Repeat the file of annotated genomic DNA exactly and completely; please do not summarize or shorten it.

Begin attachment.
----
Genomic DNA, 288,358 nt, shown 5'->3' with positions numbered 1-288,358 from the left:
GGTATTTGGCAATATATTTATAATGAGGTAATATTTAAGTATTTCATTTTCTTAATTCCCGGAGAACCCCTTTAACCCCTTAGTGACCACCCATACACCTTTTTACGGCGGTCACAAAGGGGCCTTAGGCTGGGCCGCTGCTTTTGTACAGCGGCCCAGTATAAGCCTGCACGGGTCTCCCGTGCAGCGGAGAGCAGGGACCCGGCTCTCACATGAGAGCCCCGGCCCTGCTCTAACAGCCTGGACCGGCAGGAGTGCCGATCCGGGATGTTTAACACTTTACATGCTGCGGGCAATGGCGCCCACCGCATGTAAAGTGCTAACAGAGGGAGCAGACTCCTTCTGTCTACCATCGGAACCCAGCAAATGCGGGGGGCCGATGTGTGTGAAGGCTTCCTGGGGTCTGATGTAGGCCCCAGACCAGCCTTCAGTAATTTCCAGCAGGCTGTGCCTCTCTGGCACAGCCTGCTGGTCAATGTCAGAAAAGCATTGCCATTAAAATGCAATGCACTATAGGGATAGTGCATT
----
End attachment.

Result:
Genomic DNA, 288,358 nt, shown 5'->3' with positions numbered 1-288,358 from the left:
GGTATTTGGCAATATATTTATAATGAGGTAATATTTAAGTATTTCATTTTCTTAATTCCCGGAGAACCCCTTTAACCCCTTAGTGACCACCCATACACCTTTTTACGGCGGTCACAAAGGGGCCTTAGGCTGGGCCGCTGCTTTTGTACAGCGGCCCAGTATAAGCCTGCACGGGTCTCCCGTGCAGCGGAGAGCAGGGACCCGGCTCTCACATGAGAGCCCCGGCCCTGCTCTAACAGCCTGGACCGGCAGGAGTGCCGATCCGGGATGTTTAACACTTTACATGCTGCGGGCAATGGCGCCCACCGCATGTAAAGTGCTAACAGAGGGAGCAGACTCCTTCTGTCTACCATCGGAACCCAGCAAATGCGGGGGGCCGATGTGTGTGAAGGCTTCCTGGGGTCTGATGTAGGCCCCAGACCAGCCTTCAGTAATTTCCAGCAGGCTGTGCCTCTCTGGCACAGCCTGCTGGTCAATGTCAGAAAAGCATTGCCATTAAAATGCAATGCACTATAGGGATAGTGCATT